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Linjen Elise Karlsson, Linjen (The Line)

Natur & Kultur,  2015.

Reviewed by Eric Dickens in SBR 2017:2

Review Section: Backlist


This is the bleakest of books, set in an office environment: a well written but depressing reflection on the workings of our present-day society. When you first flick through this short novel, you may think you are going to read prose poetry. The contents, however, are anything but. Elise Karlsson (born 1981) has enlivened her text by writing it in short sections, varying from a couple of lines per page to two or three pages at a stretch. There are no chapter divisions.

The protagonist, Emma, has been unemployed for quite some time and now manages to get a temporary job at a publishing agency that deals principally with self-help manuals and arranging lectures on management. The enterprise’s own management uses all the devices and architectural design familiar to people in white-collar jobs throughout the world: open-plan and glassed-in offices, pass cards for entrance and exit, coffee machines, automatic window blinds that respond to light, group work to encourage bonding, working lunches, office parties and pub visits, and so on. This is ‘The Office’ without the smug, smirking presence of Ricky Gervais, aka David Brent. The managing director is a woman, but this makes no difference to the way the company operates; the middle managers are men.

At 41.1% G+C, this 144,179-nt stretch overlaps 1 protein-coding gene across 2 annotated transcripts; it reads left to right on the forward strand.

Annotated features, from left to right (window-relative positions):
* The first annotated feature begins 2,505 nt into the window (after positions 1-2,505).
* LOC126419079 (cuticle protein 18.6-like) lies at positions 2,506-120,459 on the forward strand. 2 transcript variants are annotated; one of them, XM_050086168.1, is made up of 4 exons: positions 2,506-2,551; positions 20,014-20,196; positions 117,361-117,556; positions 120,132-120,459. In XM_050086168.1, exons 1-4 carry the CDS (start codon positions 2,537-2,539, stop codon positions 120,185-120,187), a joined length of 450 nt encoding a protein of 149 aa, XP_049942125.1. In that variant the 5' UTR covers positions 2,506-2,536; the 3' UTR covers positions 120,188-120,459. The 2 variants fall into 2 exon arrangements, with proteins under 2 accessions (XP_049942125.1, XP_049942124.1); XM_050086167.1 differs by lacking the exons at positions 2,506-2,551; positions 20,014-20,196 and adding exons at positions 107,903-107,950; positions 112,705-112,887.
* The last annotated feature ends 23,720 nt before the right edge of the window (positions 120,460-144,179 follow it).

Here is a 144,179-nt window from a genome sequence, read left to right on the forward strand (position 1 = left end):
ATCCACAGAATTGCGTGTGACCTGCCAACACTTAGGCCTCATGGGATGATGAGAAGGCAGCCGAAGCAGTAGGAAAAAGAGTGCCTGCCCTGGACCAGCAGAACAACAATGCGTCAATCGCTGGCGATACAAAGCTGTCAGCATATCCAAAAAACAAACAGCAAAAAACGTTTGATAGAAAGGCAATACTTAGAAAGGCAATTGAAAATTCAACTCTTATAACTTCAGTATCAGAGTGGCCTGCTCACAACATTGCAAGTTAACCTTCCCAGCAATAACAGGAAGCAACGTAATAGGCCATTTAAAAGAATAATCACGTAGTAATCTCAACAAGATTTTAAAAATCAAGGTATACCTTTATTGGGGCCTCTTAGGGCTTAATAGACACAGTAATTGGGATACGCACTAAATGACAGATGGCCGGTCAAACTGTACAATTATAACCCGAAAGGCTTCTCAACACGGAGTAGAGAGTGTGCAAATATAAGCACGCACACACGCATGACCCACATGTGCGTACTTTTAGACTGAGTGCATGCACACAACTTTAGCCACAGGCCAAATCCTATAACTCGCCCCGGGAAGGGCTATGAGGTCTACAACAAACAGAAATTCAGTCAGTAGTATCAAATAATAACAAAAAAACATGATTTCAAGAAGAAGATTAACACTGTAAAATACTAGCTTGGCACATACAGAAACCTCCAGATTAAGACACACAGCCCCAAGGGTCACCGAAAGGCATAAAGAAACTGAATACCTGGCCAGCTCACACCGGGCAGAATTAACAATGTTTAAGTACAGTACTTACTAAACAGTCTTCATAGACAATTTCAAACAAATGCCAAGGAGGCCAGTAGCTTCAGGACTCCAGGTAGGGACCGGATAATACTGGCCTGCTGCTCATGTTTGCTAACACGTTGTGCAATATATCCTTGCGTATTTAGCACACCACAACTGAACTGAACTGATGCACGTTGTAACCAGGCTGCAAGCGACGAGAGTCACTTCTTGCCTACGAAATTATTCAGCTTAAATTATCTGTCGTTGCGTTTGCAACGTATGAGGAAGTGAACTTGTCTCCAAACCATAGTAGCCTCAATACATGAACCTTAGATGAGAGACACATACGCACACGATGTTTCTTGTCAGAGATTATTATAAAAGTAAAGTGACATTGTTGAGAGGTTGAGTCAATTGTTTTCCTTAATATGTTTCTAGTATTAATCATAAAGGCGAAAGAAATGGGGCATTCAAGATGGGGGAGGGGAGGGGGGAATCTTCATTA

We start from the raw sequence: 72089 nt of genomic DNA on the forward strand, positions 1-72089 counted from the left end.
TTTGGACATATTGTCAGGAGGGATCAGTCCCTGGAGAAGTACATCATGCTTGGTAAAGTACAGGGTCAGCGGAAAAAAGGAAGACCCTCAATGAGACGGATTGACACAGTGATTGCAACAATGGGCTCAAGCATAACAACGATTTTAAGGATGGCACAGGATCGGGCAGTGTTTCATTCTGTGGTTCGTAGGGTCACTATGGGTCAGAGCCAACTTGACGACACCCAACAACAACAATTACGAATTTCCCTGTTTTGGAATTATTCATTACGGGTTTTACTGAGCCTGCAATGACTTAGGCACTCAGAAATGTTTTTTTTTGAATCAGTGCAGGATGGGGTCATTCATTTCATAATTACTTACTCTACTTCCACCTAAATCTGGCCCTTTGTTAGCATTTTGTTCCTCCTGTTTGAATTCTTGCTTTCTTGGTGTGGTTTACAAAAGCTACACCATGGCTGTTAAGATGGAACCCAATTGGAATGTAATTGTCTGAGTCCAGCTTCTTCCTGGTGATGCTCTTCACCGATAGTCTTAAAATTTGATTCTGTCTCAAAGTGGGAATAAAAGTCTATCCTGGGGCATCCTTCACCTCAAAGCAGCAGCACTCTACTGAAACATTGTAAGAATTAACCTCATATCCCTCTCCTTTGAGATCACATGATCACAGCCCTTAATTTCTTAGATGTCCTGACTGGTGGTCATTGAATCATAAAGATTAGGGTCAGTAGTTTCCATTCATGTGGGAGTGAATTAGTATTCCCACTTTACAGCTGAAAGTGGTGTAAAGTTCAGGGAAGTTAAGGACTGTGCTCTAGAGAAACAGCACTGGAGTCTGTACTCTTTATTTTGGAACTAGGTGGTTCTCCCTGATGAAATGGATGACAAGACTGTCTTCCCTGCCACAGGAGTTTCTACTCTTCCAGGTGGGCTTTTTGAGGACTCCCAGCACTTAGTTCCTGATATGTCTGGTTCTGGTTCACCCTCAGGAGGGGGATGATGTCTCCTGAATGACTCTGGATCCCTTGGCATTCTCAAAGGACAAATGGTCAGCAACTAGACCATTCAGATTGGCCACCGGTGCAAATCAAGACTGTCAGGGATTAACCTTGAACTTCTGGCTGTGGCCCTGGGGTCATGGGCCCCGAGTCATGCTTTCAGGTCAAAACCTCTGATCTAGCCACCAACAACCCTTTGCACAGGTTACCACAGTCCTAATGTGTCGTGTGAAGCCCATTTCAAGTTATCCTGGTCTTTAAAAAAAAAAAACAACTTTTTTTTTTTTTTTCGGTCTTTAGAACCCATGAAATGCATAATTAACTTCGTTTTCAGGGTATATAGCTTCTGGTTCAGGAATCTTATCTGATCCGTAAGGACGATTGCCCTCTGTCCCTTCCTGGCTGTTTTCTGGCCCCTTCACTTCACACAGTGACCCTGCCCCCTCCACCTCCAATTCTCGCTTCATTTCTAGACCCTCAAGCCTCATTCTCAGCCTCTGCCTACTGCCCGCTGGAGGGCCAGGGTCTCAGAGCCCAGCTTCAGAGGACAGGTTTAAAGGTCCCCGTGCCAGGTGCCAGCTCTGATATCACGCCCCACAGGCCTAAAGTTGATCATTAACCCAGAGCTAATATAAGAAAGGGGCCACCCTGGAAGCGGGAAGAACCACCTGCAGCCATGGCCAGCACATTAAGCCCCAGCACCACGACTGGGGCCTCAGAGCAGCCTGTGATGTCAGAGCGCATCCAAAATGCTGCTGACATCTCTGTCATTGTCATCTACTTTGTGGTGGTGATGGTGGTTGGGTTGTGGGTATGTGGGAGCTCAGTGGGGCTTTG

During her original job interview Emma concealed a couple of things. Firstly, that she comes from a non-U Stockholm suburb, where car burning, gang fighting, and similar are the norm. Secondly, that she knew someone whom ‚Äč the management also knew and who later died. She is in denial; she wants to fit in, and is happy to ‘rearrange’ her CV in order to do so. She is a nose-to-the-grindstone workaholic who has conformed to the norms of the company in the way that Winston ultimately conforms to the wishes of Big Brother. She is ambitious, and hardly seems to care what type of publishing work she will be obliged to perform, as long as she climbs the ladder of promotion. And in her way she succeeds. She finally obtains permanent tenure.

Nevertheless, she remains one of a group that sociologists and economists term the ‘precariat’, people who can be sacked or relocated at the drop of a hat. This permanent insecurity affects her emotional life. She appears to have no life outside the office, yet few of her colleagues become acquaintances, let alone friends. Emma does fall in love with Billy, who already has a family, but when their fling ends they grow distant; by the end of the book they are permanently separated when Billy gets the sack, though she still appears to love him. She tries to relate to another man, but seems overwhelmed by the office atmosphere, and that relationship doesn’t work either. Emma’s emotional life becomes something of a mess, and the author suggests that the office is largely to blame. Descriptions of Emma’s activities outside office hours are kept to a bare minimum: ‘I no longer drink coffee at home. No longer eat at home. My job feeds me.’ Stylistically, the novel is almost chilly. Everything is pared down to reflect office life.

This is Elise Karlsson’s third novel; the first two were also short. She is best known in Sweden as a regular book reviewer for Svenska Dagbladet.


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